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Page last updated at 14:29 GMT, Friday, 21 May 2010 15:29 UK
The 'little ships' sail across the channel to Dunkirk

Jon Kay reports from on board one of the little ships heading for Dunkirk

The sea between Ramsgate and Dunkirk was transformed into a re-enactment of one of World War II's most important operations.

Around 50 "little ships" marked the 70th anniversary of Operation Dynamo in which over 300,000 allied troops were rescued from the French coast.

The small armada set sail for Dunkirk on Thursday 27 May.

After commemorations in France, they returned to the Kent port on Bank Holiday Monday, 31 May.

The Admiralty have made an Order requesting all owners of self-propelled pleasure craft between 30' and 100' in length to send all particulars to the Admiralty within 14 days from today if they have not already been offered or requisitioned.
BBC announcement, 14 May 1940

Following the call to small boat owners, 1,200 small ships were offered to assist in the emergency evacuation of troops from the French coast, code named Operation Dynamo. Ramsgate harbour was the marshalling point for the boats before their rescue mission.

As a result of the Operation, a flotilla of Little Ships and a considerable fleet of Naval and Merchant Marine vessels operated off the Dunkirk beaches and the harbour between 28 May and 4 June 1940 with no less than 338,000 British and French troops being evacuated.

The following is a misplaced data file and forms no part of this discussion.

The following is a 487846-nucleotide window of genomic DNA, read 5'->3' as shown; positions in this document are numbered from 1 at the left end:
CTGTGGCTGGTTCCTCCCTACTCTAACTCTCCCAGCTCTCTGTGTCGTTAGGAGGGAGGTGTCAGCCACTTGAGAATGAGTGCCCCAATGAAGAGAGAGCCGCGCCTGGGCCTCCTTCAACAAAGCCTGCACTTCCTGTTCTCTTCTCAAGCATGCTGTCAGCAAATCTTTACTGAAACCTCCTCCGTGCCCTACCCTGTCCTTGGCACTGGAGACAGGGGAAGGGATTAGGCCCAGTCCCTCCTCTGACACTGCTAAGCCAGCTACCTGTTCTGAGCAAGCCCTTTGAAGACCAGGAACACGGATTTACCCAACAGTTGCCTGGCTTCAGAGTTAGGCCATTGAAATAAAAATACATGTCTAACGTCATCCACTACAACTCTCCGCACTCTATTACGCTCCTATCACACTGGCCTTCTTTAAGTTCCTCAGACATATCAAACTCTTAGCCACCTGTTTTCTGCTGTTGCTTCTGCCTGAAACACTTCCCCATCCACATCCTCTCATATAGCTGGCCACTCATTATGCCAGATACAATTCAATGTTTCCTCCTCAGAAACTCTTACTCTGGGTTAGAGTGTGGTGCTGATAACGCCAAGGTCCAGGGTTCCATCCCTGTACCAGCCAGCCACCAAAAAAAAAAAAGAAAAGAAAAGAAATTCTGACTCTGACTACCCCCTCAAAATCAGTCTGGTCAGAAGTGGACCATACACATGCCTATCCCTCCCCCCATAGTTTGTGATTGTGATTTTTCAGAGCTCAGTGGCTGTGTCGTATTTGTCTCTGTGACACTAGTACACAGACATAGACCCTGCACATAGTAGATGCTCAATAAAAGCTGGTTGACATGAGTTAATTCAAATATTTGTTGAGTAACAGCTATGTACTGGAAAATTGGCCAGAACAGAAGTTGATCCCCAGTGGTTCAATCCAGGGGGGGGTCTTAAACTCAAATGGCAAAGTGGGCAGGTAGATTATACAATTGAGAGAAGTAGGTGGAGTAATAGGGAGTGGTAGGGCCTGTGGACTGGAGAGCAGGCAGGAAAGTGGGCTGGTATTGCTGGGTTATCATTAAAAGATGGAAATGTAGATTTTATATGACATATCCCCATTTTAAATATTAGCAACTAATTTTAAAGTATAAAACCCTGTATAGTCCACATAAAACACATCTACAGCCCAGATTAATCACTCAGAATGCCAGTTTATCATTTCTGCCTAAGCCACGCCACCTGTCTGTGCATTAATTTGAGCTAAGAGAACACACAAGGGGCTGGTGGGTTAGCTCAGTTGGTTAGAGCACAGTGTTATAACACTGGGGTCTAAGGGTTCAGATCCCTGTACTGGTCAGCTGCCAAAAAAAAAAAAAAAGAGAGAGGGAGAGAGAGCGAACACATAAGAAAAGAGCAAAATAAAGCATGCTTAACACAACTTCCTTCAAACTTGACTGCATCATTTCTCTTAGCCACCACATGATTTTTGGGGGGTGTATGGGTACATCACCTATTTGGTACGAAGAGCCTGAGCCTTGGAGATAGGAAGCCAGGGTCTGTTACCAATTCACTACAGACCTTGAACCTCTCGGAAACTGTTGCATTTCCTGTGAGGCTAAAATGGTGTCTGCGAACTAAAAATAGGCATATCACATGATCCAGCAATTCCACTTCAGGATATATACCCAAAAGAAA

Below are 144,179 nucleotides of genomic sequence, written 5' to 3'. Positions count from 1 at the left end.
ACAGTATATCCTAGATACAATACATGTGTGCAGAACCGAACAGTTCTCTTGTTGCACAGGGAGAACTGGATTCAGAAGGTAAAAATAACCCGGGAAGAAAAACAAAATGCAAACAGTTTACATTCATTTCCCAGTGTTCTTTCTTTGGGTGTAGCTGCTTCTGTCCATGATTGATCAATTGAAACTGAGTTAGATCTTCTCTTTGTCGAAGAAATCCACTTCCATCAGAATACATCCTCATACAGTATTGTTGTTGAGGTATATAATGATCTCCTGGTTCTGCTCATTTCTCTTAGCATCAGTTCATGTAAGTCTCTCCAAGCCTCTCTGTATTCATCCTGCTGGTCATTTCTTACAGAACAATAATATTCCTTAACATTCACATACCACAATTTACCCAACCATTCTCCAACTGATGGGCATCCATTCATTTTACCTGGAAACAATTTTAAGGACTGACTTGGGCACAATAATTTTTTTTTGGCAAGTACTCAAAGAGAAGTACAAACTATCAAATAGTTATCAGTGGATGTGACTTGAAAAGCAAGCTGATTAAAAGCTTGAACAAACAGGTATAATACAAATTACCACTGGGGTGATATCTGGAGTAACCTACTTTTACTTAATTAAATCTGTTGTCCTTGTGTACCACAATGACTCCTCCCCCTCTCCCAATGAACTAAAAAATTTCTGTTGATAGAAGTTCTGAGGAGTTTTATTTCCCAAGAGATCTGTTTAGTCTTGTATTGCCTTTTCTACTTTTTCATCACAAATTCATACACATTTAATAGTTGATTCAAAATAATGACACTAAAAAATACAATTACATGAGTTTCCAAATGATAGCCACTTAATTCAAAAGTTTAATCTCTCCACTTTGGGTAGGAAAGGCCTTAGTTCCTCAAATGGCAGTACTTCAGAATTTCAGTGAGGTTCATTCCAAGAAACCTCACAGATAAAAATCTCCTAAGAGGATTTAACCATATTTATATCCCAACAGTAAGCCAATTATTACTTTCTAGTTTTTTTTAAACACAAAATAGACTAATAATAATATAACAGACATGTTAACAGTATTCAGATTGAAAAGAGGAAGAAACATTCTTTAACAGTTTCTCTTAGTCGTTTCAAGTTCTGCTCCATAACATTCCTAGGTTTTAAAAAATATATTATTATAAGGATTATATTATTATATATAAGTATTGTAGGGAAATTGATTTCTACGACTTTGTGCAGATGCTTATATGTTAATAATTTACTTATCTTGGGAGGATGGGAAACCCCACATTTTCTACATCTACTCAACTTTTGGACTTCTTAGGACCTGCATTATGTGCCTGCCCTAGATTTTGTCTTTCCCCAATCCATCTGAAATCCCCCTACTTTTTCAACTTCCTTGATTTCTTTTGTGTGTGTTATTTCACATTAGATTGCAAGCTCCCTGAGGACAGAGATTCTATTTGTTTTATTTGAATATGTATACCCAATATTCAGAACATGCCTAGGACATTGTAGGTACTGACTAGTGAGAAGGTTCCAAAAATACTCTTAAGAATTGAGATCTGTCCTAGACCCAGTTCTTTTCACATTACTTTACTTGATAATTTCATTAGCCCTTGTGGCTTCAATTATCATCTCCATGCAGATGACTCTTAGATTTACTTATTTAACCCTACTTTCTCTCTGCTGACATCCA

The BBC weather map of the day of the crossing
The BBC weather map of the day of the crossing

The flotilla in Ramsgate, in Kent, was cheered by rain-soaked crowds as it set sail for Dunkirk, in north-east France, at 0700 BST.

BBC correspondent Jon Kay was on board the Greta, the oldest of the Little Ships that brought back hundreds of hungry and exhausted men 70 years ago.

He was joined by Brian de Mattos whose father Basil commanded the Greta during its dangerous mission.

Mr de Mattos said: "It's a great honour for me to be following in my father's footsteps 70 years later. To see all these little ships is really quite an emotional time.

"My father made many trips in and out of Dunkirk harbour often under fire from the enemy".

As the boats entered Dunkirk they were greeted by a French piper.

Richard Basey, who was among the first to arrive, said the journey across the channel had been ideal.

He said: "It has been excellent. The sea conditions were very kind to us. The wind had dropped completely. We have had a very good crossing."

He said it was important to remember that many died during the war. He said: "We are here to celebrate and remember the losses."

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